Date of Graduation


Document Type


Degree Type



Statler College of Engineering and Mineral Resources


Lane Department of Computer Science and Electrical Engineering

Committee Chair

Katerina Goseva-Popstojanova

Committee Co-Chair

Hany Ammar

Committee Member

Roy S Nutter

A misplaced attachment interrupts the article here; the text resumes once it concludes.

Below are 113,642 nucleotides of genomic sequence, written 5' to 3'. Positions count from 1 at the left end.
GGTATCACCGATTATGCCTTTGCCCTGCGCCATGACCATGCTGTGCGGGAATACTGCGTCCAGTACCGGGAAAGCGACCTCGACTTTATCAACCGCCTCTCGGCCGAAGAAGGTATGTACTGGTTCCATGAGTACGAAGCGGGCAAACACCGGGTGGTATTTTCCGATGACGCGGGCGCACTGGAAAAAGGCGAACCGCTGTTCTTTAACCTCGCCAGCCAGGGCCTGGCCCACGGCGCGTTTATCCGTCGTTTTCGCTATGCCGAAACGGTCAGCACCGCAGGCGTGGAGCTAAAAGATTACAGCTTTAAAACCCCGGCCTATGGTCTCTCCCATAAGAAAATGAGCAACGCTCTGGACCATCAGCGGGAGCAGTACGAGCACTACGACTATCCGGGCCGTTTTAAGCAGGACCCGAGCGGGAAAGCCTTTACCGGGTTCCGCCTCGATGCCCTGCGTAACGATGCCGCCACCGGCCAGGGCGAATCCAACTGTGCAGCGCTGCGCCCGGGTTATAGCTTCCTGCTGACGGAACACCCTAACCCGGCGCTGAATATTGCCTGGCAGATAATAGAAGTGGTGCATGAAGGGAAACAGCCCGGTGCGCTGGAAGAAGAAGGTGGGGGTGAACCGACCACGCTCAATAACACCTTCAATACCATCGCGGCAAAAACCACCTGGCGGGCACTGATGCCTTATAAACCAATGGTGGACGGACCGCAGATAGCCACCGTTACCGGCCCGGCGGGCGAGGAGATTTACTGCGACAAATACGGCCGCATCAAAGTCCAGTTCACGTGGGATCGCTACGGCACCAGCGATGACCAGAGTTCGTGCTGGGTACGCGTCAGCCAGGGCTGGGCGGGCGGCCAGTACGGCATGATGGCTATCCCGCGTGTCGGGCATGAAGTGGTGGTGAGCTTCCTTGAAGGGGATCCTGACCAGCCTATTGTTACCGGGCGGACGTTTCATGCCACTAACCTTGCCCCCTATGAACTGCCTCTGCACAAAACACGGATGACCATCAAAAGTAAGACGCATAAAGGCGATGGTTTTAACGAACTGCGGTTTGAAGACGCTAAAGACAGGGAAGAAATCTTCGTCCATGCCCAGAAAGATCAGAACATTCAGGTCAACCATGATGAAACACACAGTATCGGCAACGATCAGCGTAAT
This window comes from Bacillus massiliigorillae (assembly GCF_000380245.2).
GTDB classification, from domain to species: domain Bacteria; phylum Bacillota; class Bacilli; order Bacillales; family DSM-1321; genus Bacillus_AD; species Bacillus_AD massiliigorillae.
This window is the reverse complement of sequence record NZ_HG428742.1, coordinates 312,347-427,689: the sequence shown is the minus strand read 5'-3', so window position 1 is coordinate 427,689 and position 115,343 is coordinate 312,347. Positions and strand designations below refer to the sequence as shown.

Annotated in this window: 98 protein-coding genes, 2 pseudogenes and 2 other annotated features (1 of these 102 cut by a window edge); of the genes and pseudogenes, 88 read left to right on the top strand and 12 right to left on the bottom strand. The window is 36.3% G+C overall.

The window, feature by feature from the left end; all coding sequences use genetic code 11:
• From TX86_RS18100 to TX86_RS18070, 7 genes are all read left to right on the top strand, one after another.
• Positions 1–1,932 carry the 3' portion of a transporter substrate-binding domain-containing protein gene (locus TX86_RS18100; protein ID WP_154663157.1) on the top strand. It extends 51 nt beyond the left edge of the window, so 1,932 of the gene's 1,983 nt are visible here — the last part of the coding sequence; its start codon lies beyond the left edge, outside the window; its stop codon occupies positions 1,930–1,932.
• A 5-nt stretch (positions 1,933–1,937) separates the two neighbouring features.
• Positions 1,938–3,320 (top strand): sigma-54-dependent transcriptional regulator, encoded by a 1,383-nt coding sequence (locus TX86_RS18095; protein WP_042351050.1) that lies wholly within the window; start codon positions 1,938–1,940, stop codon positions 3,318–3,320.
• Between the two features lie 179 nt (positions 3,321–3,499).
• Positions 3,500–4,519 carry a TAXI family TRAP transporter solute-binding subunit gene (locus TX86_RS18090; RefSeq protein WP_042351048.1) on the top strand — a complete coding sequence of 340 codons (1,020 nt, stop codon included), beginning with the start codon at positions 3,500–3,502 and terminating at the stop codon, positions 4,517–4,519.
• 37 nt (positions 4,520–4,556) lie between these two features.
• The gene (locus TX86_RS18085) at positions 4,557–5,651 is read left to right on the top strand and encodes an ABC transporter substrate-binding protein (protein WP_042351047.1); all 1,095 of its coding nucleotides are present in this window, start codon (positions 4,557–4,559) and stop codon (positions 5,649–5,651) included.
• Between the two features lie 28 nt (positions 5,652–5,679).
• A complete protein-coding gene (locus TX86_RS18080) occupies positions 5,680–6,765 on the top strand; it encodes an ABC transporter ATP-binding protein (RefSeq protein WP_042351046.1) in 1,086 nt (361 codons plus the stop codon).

This thesis addresses several aspects of using static code analysis tools for detection of security vulnerabilities and faults within source code. First, the performance of three widely used static code analysis tools with respect to detection of security vulnerabilities is evaluated. This is done with the help of a large benchmarking suite designed to test static code analysis tools' performance regarding security vulnerabilities. The performance of the three tools is also evaluated using three open source software projects with known security vulnerabilities. The main results of the first part of this thesis showed that the three evaluated tools do not have significantly different performance in detecting security vulnerabilities. 27% of C/C++ vulnerabilities along with 11% of Java vulnerabilities were not detected by any of the three tools. Furthermore, overall recall values for all three tools were close to or below 50% indicating performance comparable or worse than random guessing. These results were corroborated by the tools' performance on the three real software projects. The second part of this thesis is focused on machine-learning based classification of messages extracted from static code analysis reports. This work is based on data from five real NASA software projects. A classifier is trained on increasing percentages of labeled data in order to emulate an on-going analysis effort for each of the five datasets. Results showed that classification performance is highly dependent on the distribution of true and false positives among source code files. One of the five datasets yielded good predictive classification regarding true positives. One more dataset led to acceptable performance, while the remaining three datasets failed to yield good results. Investigating the distribution of true and false positives revealed that messages were classified successfully when either only real faults and/or only false faults were clustered in files or were flagged by the same checker. The high percentages of false positive singletons (files or checkers that produced 0 true positives and 1 false negative) were found to negatively affect the classifier's performance.